The claimants appealed to the Court of Appeal. The claimants argued that they did not need to have a continuing proprietary interest in the Shares to succeed in their knowing receipt claim.
Court of Appeal decision
The Court of Appeal found in favour of the Bank and dismissed the appeal by the claimants. In summary, it held that a continuing proprietary interest in the relevant property is required for a knowing receipt claim to be possible. A defendant cannot be liable for knowing receipt if he took the property free of any interest of the claimant. Absent a continuing proprietary interest in the Shares at the time of the registration, the claim in knowing receipt failed.
We consider below some of the key issues considered by the Court of Appeal in relation to the knowing receipt claim.
Accessory liability and the distinction between knowing receipt and dishonest assistance
The Court of Appeal highlighted that the starting point for establishing accessory liability for breach of trust is the well-known statement of principle in Barnes v Addy (1874) LR 9 Ch App 244:
- Strangers are not to be made constructive trustees merely because they act as the agents of trustees in transactions within their legal powers, unless those agents receive and become chargeable with some part of the trust property, or unless they assist with knowledge in a dishonest and fraudulent design on the part of the trustees.
The Court of Appeal then went on to note the distinction between knowing receipt and dishonest assistance:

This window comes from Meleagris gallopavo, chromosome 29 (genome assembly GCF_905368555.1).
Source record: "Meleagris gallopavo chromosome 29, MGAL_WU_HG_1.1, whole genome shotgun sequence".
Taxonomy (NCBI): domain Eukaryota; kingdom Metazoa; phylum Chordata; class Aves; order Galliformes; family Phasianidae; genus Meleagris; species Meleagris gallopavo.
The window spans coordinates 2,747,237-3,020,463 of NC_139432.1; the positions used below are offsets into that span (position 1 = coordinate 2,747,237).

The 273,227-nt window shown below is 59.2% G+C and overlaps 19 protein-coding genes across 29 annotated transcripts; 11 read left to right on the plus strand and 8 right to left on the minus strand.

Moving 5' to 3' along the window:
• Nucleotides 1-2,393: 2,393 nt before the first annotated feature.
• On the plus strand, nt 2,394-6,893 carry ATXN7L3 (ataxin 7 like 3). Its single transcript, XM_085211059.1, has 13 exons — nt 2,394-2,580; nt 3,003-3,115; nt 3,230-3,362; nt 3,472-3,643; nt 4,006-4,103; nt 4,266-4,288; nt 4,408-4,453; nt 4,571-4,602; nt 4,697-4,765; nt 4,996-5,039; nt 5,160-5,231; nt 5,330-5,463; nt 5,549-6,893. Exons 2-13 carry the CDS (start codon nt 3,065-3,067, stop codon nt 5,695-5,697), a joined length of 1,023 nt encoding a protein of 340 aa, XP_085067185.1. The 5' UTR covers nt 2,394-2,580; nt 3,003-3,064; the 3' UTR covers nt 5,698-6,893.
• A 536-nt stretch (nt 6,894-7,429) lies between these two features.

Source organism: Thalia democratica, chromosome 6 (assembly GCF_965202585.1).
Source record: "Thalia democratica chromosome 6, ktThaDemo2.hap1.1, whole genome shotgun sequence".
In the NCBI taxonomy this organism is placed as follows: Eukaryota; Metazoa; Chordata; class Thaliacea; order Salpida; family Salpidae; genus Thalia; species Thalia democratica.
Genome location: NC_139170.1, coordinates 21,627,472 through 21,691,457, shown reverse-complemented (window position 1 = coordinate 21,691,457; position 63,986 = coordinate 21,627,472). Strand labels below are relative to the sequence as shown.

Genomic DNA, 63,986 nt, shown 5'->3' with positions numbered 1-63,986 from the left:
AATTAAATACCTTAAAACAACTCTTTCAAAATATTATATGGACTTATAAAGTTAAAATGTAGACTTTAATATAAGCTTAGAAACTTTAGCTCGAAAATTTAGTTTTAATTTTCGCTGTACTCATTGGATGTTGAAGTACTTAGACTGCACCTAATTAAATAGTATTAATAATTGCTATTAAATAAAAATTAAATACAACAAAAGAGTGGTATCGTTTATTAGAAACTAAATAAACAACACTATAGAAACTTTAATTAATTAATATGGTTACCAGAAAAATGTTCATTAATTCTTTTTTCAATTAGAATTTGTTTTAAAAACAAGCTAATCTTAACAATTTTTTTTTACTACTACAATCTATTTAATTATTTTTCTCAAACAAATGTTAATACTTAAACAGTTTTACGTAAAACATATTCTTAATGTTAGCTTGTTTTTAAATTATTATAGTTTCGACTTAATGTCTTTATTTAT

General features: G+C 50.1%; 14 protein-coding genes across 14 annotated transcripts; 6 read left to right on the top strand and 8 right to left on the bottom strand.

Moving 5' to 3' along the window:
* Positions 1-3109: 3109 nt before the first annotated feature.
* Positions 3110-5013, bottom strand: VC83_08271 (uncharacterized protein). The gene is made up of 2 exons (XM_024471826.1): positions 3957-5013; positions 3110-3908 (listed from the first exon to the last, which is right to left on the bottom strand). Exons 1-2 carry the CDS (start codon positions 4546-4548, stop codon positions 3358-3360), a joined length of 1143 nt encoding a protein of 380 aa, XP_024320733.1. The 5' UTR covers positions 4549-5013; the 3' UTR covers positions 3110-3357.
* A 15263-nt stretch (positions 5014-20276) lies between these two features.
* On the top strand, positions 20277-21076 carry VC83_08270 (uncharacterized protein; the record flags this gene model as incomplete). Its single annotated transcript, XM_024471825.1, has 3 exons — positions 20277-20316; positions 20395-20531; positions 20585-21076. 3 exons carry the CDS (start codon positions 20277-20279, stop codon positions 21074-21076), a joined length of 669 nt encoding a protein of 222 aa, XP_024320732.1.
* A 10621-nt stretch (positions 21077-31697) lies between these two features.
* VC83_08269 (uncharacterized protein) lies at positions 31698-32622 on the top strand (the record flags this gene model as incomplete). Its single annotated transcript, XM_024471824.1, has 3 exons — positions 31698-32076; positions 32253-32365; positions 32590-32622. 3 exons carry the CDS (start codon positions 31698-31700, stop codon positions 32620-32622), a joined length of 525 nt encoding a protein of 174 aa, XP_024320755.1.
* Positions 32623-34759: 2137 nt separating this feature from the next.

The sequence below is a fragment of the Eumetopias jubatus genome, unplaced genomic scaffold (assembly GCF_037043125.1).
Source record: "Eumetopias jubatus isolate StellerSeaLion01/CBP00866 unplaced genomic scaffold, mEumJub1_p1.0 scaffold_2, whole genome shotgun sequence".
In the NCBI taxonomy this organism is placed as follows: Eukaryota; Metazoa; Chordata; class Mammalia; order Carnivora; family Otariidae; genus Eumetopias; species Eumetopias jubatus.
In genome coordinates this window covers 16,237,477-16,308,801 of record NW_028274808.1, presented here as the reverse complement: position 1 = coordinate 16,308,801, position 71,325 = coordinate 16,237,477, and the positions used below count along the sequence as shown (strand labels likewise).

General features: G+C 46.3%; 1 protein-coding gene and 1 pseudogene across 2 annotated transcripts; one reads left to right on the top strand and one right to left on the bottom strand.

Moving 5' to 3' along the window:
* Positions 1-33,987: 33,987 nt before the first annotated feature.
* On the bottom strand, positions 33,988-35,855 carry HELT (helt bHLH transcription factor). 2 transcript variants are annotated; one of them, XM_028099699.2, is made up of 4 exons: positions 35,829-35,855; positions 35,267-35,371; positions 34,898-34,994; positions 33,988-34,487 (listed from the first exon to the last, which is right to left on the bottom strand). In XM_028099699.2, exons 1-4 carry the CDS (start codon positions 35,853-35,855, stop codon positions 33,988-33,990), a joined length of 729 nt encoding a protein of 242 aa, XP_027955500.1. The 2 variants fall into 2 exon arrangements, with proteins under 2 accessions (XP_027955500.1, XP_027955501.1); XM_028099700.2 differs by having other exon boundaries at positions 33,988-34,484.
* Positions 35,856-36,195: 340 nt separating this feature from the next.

- Liability for dishonest assistance arises where a person dishonestly procures or assists in a breach of trust or fiduciary duty. While the standard by which the law determines whether a mental state is objective, negligence does not suffice. For a defendant to be liable for dishonest assistance, his mental state has to have been such as by ordinary standards would be characterised as dishonest (as per Barlow Clowes International Ltd v Eurotrust International Ltd  UKPC 37 and Ivey v Genting Casinos (UK) Ltd  UKSC 67). However, there is no requirement that the defendant should have received property to which the trust or fiduciary obligation has ever attached.
- To establish a claim for knowing receipt, a claimant must show: first, a disposal of his assets in breach of fiduciary duty; secondly, the beneficial receipt by the defendant of assets which are traceable as representing the assets of the plaintiffs; and thirdly, knowledge on the part of the defendant that the assets he received are traceable to a breach of fiduciary duty (as per El Ajou v Dollar Land Holdings plc  2 All ER 685).
- The recipient’s state of knowledge must be such as to make it unconscionable for him to retain the benefit of the receipt. While a knowing recipient will often be found to have acted dishonestly, it has never been a prerequisite of the liability that he should (as per Bank of Credit and Commerce International (Overseas) Ltd v Akindele  Ch 437).
- A recipient need not necessarily have had any knowledge or even notice of any breach of duty at the point of receipt to be liable for knowing receipt. A person who has received trust property transferred to him in breach of trust can incur liability either if he received it with notice that it was trust property and that the transfer to him was a breach of trust or if he received it without such notice but subsequently discovered the facts. What matters is that the recipient’s state of knowledge should have become such as to make it unconscionable for him to retain the benefit of the receipt (as per Agip (Africa) Ltd v Jackson  1 Ch 265).